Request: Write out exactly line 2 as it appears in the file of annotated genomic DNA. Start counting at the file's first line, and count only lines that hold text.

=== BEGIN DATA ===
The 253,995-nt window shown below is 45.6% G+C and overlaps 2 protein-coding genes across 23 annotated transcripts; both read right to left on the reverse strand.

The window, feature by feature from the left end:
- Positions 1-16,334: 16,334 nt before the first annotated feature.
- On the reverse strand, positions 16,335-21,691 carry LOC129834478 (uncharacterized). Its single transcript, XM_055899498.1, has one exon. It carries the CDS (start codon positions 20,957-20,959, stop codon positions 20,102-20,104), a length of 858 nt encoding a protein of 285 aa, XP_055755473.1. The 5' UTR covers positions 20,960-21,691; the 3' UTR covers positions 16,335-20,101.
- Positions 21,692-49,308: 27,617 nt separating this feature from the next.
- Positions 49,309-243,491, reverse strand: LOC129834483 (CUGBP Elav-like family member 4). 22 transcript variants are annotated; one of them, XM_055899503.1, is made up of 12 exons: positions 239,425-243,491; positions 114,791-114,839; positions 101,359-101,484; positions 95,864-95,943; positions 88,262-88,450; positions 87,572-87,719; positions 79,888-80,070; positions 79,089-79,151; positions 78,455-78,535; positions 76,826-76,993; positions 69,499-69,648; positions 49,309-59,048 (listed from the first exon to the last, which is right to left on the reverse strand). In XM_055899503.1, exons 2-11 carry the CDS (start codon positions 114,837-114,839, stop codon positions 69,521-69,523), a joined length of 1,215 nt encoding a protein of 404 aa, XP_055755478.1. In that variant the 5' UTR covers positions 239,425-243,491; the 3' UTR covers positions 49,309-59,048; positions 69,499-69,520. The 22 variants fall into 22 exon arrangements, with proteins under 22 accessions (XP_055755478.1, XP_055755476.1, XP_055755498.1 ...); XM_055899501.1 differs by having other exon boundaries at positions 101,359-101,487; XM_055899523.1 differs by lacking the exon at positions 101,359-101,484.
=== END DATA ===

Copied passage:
The window, feature by feature from the left end: